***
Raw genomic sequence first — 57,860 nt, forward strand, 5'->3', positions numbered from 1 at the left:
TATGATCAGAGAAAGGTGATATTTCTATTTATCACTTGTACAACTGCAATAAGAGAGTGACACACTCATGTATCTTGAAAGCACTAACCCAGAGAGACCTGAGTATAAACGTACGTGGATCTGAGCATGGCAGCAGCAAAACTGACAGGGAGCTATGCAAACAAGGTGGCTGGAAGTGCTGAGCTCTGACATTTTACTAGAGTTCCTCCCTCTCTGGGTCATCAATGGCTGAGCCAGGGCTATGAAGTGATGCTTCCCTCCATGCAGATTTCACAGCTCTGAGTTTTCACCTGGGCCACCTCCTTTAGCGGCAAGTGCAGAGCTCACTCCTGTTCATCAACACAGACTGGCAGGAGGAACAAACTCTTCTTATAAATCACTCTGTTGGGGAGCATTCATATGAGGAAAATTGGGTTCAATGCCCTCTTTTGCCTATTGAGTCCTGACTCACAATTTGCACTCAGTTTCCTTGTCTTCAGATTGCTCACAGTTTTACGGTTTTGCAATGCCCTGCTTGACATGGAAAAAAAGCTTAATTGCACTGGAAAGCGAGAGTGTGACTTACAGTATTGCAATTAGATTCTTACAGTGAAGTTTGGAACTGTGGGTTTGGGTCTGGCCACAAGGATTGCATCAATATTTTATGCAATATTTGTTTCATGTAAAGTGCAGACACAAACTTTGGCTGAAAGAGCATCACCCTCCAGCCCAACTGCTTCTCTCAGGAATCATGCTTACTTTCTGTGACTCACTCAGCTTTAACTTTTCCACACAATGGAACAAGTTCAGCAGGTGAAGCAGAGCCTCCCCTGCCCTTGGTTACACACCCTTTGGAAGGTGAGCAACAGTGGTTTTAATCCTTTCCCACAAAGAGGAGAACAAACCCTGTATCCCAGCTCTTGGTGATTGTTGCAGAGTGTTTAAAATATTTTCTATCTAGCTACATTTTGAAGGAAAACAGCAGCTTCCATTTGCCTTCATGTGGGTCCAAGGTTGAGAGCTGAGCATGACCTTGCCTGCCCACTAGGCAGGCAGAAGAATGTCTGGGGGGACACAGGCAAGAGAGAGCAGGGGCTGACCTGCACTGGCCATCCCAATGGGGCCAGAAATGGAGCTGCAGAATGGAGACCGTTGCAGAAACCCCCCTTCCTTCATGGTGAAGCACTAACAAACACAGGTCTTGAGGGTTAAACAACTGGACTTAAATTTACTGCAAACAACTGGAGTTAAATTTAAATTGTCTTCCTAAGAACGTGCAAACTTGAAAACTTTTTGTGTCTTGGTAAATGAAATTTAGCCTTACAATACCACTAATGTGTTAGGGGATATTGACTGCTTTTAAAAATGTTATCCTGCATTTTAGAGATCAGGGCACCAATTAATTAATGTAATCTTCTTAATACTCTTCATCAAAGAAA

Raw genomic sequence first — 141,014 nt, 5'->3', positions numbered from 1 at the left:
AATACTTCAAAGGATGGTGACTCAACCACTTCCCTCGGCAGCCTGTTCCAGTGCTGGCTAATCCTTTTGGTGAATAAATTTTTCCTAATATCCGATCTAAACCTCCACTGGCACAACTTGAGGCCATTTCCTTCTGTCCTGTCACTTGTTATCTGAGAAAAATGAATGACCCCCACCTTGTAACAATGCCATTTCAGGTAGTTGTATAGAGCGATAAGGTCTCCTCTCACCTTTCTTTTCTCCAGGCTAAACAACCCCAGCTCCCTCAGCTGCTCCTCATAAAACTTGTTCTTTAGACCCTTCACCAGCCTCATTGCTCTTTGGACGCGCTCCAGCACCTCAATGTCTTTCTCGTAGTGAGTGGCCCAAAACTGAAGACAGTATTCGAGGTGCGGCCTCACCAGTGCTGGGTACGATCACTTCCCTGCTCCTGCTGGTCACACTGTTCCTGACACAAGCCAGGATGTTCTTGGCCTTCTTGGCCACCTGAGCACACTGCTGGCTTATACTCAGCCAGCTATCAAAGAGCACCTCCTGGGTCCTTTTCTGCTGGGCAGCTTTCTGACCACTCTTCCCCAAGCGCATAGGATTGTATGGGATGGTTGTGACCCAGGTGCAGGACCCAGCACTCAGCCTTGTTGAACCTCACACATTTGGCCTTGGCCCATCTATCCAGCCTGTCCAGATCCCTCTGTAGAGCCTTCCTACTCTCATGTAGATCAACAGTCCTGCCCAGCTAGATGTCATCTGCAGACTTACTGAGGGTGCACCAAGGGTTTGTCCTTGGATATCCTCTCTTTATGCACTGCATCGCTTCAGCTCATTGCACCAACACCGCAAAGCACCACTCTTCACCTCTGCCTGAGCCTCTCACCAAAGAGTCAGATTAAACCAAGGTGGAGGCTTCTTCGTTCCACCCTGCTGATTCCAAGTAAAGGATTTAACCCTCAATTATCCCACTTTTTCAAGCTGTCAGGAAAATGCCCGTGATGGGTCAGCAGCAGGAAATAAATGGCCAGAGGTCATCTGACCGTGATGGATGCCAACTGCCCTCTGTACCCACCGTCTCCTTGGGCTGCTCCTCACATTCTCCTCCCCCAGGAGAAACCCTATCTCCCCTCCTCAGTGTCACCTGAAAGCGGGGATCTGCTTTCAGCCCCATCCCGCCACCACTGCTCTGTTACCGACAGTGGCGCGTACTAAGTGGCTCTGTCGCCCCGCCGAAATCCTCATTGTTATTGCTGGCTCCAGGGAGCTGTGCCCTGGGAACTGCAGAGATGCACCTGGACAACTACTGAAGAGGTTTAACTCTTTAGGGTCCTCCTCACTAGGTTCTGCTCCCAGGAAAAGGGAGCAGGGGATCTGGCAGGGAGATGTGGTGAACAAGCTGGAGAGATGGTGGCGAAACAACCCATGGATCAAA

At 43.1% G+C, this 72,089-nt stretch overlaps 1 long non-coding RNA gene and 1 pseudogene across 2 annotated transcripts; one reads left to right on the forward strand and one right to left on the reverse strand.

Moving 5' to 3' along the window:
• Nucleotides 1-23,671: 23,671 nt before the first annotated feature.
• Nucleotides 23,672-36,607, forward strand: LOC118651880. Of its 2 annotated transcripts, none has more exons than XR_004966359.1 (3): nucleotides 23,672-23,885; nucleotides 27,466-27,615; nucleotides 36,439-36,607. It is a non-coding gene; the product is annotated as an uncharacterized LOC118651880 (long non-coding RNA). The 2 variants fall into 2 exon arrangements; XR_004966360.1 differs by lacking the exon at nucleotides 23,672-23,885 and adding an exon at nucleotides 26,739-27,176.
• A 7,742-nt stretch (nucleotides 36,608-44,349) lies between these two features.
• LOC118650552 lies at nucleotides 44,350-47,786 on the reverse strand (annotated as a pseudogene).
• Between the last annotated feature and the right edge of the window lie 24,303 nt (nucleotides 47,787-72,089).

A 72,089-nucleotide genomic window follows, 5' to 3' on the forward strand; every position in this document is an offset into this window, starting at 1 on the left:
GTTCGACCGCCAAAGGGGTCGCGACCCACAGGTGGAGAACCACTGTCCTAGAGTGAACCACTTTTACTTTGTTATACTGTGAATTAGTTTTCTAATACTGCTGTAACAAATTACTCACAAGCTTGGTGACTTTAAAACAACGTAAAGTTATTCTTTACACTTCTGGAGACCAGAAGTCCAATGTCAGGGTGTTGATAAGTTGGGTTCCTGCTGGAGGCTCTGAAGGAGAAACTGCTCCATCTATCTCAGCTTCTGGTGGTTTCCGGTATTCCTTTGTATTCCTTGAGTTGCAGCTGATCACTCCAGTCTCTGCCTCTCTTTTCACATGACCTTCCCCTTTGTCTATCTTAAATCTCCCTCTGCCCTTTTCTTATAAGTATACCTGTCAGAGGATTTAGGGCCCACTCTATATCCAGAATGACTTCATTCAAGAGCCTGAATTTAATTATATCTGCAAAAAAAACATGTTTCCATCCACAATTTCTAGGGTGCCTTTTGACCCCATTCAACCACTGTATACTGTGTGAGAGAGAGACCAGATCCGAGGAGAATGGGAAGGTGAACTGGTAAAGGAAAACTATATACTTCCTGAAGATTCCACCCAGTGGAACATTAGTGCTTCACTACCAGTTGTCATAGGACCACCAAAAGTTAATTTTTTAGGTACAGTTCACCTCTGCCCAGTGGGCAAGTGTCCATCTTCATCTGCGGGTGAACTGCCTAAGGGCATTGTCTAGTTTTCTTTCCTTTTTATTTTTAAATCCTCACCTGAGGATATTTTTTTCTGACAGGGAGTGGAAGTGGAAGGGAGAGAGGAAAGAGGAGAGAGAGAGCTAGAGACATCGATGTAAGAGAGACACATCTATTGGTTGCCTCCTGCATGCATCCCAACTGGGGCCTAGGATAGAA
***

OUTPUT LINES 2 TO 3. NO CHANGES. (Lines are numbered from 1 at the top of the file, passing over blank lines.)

TATGATCAGAGAAAGGTGATATTTCTATTTATCACTTGTACAACTGCAATAAGAGAGTGACACACTCATGTATCTTGAAAGCACTAACCCAGAGAGACCTGAGTATAAACGTACGTGGATCTGAGCATGGCAGCAGCAAAACTGACAGGGAGCTATGCAAACAAGGTGGCTGGAAGTGCTGAGCTCTGACATTTTACTAGAGTTCCTCCCTCTCTGGGTCATCAATGGCTGAGCCAGGGCTATGAAGTGATGCTTCCCTCCATGCAGATTTCACAGCTCTGAGTTTTCACCTGGGCCACCTCCTTTAGCGGCAAGTGCAGAGCTCACTCCTGTTCATCAACACAGACTGGCAGGAGGAACAAACTCTTCTTATAAATCACTCTGTTGGGGAGCATTCATATGAGGAAAATTGGGTTCAATGCCCTCTTTTGCCTATTGAGTCCTGACTCACAATTTGCACTCAGTTTCCTTGTCTTCAGATTGCTCACAGTTTTACGGTTTTGCAATGCCCTGCTTGACATGGAAAAAAAGCTTAATTGCACTGGAAAGCGAGAGTGTGACTTACAGTATTGCAATTAGATTCTTACAGTGAAGTTTGGAACTGTGGGTTTGGGTCTGGCCACAAGGATTGCATCAATATTTTATGCAATATTTGTTTCATGTAAAGTGCAGACACAAACTTTGGCTGAAAGAGCATCACCCTCCAGCCCAACTGCTTCTCTCAGGAATCATGCTTACTTTCTGTGACTCACTCAGCTTTAACTTTTCCACACAATGGAACAAGTTCAGCAGGTGAAGCAGAGCCTCCCCTGCCCTTGGTTACACACCCTTTGGAAGGTGAGCAACAGTGGTTTTAATCCTTTCCCACAAAGAGGAGAACAAACCCTGTATCCCAGCTCTTGGTGATTGTTGCAGAGTGTTTAAAATATTTTCTATCTAGCTACATTTTGAAGGAAAACAGCAGCTTCCATTTGCCTTCATGTGGGTCCAAGGTTGAGAGCTGAGCATGACCTTGCCTGCCCACTAGGCAGGCAGAAGAATGTCTGGGGGGACACAGGCAAGAGAGAGCAGGGGCTGACCTGCACTGGCCATCCCAATGGGGCCAGAAATGGAGCTGCAGAATGGAGACCGTTGCAGAAACCCCCCTTCCTTCATGGTGAAGCACTAACAAACACAGGTCTTGAGGGTTAAACAACTGGACTTAAATTTACTGCAAACAACTGGAGTTAAATTTAAATTGTCTTCCTAAGAACGTGCAAACTTGAAAACTTTTTGTGTCTTGGTAAATGAAATTTAGCCTTACAATACCACTAATGTGTTAGGGGATATTGACTGCTTTTAAAAATGTTATCCTGCATTTTAGAGATCAGGGCACCAATTAATTAATGTAATCTTCTTAATACTCTTCATCAAAGAAA

Raw genomic sequence first — 141,014 nt, 5'->3', positions numbered from 1 at the left: